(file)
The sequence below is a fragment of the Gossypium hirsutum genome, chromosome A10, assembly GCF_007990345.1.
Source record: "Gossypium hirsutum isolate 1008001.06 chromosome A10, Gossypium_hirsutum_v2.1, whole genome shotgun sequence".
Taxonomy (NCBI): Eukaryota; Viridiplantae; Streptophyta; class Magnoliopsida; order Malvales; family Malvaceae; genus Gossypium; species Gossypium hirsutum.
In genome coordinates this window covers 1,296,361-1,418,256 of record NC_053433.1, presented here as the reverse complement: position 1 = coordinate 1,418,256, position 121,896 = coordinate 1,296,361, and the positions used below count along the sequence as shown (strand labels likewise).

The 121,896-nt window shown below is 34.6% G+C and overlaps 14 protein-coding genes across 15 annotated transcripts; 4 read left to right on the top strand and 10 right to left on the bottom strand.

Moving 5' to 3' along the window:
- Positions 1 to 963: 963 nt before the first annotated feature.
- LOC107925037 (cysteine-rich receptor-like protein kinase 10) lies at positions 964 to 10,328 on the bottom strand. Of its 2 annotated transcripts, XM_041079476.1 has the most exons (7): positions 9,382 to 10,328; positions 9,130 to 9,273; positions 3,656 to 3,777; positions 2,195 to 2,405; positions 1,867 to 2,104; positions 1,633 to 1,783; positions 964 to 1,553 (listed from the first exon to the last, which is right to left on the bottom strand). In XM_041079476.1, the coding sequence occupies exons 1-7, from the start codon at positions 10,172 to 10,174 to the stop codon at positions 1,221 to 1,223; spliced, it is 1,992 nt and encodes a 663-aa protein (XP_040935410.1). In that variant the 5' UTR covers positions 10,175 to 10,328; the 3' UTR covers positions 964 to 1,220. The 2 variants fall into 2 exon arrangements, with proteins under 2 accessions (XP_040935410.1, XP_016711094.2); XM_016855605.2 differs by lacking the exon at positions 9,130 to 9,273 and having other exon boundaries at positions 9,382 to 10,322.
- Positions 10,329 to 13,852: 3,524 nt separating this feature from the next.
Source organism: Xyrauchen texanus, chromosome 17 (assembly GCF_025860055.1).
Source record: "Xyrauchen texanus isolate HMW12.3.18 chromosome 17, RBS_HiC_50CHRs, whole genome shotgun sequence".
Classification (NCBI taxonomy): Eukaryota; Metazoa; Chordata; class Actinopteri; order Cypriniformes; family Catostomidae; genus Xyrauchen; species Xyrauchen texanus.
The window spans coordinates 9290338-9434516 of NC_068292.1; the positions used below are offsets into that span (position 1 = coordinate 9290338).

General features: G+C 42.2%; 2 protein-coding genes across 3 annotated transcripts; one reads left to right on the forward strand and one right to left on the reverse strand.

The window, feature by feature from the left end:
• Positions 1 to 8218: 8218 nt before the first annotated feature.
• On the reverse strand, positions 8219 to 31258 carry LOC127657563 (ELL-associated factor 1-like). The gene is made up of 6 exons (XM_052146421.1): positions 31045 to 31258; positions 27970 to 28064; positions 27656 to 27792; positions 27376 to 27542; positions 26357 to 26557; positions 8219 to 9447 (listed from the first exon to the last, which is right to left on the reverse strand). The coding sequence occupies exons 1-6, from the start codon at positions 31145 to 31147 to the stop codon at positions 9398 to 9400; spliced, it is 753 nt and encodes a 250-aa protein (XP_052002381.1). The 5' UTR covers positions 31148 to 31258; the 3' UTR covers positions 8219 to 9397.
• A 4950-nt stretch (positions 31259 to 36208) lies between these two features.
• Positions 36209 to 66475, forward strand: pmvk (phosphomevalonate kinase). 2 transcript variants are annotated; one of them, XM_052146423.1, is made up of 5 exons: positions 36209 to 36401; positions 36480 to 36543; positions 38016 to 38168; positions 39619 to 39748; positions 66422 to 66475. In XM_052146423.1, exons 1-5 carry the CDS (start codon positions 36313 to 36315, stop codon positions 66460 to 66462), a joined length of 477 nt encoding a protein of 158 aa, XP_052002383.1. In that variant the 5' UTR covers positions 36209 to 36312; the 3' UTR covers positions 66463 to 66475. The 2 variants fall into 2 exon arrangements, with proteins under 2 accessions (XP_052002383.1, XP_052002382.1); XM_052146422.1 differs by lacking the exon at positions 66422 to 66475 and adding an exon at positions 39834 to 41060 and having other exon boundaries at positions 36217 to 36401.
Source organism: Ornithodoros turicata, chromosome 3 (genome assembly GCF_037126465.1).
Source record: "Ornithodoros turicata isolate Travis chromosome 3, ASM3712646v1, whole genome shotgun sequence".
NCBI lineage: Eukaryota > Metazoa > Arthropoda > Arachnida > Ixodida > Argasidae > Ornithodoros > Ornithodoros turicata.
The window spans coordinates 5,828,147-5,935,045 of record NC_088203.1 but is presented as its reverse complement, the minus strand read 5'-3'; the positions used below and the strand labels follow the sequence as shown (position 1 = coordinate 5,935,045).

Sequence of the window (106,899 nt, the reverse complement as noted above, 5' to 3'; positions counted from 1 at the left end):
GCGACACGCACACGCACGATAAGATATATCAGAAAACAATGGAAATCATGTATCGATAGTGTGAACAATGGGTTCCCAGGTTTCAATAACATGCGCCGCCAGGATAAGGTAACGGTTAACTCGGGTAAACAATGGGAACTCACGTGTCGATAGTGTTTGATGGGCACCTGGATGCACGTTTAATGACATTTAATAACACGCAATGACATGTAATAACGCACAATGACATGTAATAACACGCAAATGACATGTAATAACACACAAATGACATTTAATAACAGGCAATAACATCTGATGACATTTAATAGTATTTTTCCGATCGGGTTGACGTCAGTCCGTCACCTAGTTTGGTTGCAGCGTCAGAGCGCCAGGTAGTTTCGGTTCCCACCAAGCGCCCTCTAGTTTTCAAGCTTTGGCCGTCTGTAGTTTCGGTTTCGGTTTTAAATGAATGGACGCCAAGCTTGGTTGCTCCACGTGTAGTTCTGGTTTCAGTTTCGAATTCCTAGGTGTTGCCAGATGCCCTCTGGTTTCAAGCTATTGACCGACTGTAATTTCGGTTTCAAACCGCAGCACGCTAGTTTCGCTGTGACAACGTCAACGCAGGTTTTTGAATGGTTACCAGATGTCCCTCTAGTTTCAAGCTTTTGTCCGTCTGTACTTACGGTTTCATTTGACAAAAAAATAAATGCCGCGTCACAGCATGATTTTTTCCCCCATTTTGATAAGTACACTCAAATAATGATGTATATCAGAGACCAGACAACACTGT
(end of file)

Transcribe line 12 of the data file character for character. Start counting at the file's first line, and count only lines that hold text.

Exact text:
Classification (NCBI taxonomy): Eukaryota; Metazoa; Chordata; class Actinopteri; order Cypriniformes; family Catostomidae; genus Xyrauchen; species Xyrauchen texanus.